Back in the day, as the saying goes, retail stores like Radio Shack advertised the latest and greatest technology. In his talk at the General Session at SCUCE yesterday, Filene Institute’s Andrew Downin took a look at one of those ads from the 1990s and pointed out that most of the devices listed are made obsolete by smart phones. That and other eye-opening facts were the basis for Downin’s discussion about looking to the future to be sure your credit union is poised to change with the times.
To stay relevant in a time of self-driving cars and smart phone updates that will handle most of your “to-do” list on a daily basis, Downin says credit unions basically will need to go with the flow, keeping pace with technology and keeping CUs on the consumer’s radar.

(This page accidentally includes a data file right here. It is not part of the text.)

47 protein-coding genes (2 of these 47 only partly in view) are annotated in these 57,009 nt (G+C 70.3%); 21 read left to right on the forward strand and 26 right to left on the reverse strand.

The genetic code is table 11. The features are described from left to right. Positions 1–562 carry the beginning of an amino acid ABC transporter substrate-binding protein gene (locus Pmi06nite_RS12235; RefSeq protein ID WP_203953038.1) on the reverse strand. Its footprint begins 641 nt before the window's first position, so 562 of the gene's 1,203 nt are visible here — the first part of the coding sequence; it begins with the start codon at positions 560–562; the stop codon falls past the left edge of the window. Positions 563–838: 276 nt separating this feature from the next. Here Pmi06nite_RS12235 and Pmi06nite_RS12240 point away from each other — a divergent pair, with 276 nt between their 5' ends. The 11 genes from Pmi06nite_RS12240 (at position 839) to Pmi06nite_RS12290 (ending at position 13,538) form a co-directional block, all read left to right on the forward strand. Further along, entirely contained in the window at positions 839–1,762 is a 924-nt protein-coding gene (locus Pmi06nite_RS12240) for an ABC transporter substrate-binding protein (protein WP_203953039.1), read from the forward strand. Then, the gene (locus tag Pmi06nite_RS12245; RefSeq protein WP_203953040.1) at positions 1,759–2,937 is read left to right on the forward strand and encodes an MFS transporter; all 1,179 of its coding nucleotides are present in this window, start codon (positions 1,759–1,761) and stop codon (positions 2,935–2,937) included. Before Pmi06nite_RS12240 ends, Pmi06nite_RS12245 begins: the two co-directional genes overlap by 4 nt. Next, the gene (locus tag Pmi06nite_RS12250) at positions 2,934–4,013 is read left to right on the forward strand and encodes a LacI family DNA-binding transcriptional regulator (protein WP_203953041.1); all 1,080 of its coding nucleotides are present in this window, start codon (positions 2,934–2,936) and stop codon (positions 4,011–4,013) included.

Also speaking to a nearly packed house at the morning session was Mollie Bell, chief transformation officer for CUNA, who spoke on CUNA’s strategic initiatives and engagement transformation. She said CUNA has to change to be more relevant in the future. For that transition, CUNA will have to morph from a national trade association operating in silos and with layers between the organization and credit union members to a bolder, more responsive national credit union trade association, operating with leagues and credit union members as the central focus of the organization.
CUNA continues its advocacy efforts, and Bell points out the fight against regulatory stumbling blocks is ongoing. A study of that impact on credit unions shows that the total financial impact of regulations in 2014 was an eye-opening $7.2 billion. This year, reducing such high costs is one of CUNA’s top initiatives.